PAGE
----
CHAPTER 1 Navigating Risk at SifiBank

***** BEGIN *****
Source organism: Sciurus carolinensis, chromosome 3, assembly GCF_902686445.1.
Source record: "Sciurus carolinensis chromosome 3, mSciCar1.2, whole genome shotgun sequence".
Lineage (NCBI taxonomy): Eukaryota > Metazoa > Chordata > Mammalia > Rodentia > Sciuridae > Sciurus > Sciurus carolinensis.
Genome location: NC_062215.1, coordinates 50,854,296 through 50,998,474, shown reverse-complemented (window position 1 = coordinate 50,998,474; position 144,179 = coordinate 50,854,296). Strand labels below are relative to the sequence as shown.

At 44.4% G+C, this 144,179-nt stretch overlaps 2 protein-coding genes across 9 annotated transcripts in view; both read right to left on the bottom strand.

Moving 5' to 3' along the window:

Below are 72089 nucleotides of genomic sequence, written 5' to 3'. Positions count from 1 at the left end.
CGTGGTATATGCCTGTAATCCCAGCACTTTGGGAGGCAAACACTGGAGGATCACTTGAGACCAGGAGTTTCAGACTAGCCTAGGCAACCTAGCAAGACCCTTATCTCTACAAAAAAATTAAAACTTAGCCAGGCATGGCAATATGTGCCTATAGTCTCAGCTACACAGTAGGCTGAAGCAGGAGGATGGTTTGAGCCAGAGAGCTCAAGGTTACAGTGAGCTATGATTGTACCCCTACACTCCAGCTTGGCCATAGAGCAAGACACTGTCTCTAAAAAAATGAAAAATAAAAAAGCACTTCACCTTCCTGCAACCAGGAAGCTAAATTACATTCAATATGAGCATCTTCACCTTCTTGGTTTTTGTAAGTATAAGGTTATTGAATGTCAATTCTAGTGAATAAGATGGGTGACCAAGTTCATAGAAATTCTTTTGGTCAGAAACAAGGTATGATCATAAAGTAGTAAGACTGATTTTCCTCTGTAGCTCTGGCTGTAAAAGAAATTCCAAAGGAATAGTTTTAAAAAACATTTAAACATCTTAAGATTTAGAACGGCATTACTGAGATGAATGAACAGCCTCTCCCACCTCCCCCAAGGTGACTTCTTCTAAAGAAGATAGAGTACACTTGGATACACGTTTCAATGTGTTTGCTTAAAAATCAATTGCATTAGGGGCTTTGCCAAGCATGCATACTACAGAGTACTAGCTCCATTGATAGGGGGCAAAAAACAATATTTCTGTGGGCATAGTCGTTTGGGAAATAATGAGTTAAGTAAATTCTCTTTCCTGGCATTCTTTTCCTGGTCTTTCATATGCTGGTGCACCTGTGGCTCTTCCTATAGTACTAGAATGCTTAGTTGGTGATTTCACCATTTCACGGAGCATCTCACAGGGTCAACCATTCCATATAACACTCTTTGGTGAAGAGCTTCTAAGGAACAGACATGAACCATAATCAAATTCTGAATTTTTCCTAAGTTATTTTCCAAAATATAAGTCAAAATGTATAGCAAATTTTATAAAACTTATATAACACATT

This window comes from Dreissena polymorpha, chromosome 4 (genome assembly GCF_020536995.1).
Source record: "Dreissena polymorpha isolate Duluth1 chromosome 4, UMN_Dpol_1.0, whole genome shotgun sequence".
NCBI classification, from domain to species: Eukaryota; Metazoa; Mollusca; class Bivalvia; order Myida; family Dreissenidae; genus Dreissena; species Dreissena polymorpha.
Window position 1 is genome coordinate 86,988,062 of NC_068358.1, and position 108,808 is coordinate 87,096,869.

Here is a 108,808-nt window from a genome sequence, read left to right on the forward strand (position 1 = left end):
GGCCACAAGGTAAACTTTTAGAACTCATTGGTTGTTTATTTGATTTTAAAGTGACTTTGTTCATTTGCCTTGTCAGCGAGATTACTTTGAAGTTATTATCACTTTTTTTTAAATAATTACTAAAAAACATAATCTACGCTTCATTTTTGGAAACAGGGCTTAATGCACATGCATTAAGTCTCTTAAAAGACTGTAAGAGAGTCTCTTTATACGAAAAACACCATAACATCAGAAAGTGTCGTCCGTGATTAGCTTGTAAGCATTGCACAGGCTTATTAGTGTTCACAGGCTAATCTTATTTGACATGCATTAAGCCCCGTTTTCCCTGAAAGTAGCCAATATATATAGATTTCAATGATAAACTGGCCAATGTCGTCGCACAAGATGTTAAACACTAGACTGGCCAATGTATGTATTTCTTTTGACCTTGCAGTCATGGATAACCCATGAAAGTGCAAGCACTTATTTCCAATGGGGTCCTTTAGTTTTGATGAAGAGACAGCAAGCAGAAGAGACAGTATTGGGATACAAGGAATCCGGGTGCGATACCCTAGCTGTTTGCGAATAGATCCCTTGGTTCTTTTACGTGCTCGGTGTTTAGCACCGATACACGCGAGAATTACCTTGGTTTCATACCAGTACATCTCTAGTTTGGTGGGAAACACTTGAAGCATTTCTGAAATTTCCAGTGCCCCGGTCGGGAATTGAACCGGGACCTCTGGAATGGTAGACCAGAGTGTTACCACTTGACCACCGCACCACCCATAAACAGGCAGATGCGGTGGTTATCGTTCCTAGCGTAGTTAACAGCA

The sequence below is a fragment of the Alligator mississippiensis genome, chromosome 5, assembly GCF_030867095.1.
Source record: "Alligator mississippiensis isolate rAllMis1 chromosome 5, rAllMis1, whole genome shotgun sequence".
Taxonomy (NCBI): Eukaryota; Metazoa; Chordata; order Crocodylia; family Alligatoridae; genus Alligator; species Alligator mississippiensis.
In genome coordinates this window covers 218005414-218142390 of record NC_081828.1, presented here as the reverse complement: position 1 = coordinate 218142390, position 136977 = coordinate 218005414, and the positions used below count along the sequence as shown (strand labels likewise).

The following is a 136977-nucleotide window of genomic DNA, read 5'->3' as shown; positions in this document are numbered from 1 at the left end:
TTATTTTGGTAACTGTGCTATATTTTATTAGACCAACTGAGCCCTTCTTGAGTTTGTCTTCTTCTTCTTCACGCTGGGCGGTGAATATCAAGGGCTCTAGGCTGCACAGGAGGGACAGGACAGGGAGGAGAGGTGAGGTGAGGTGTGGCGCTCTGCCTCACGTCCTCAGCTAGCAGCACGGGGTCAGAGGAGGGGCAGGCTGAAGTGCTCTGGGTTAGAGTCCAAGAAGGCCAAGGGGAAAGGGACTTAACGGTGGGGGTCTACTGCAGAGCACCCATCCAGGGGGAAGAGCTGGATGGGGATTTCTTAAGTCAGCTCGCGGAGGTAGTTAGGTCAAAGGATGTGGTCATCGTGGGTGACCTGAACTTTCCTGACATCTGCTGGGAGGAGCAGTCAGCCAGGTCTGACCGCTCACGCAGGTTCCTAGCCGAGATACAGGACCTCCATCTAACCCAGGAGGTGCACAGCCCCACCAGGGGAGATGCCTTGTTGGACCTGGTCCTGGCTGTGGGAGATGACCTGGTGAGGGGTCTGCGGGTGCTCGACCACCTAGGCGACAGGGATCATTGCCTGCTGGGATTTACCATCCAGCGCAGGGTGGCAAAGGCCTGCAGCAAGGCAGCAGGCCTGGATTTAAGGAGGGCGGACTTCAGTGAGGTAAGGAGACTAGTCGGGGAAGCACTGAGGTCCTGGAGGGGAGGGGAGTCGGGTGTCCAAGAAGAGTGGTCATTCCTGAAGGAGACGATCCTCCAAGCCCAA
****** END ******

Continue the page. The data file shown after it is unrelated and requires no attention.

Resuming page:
Managing risk at a banking institution is one of the most critical activities carried out by financial firms. Banks could not expect to have much longevity if risk management were ignored or poorly executed. The subprime mortgage crisis of 2008 offers a once-in-a-lifetime case study of how many different types of financial institutions lost sight of the importance of risk management and either went out of business, were forced to merge with healthier firms or had to take a bailout from U.S. taxpayers. And this was not a U.S. phenomenon limited to only the U.S. banking industry: The global financial sector during the 2008–2009 period was in virtual free fall with many experts fearing an economic depression on an unprecedented scale. While many causes have been attributed to the crisis—a number of gaps in regulation, a financial incentive structure that rewarded short-run profitability and production, the interconnectedness of banks and other financial entities comprising the so-called shadow banking sector—nevertheless, at the heart of the crisis was a fundamental lapse in risk management across a great swath of the industry. Particularly problematic was that the largest financial institutions were among the companies where risk management deficiencies were most acute. Given the scale and scope of these global financial behemoths, these gaps in risk management at the institution level would manifest as systemic risk and contribute ...

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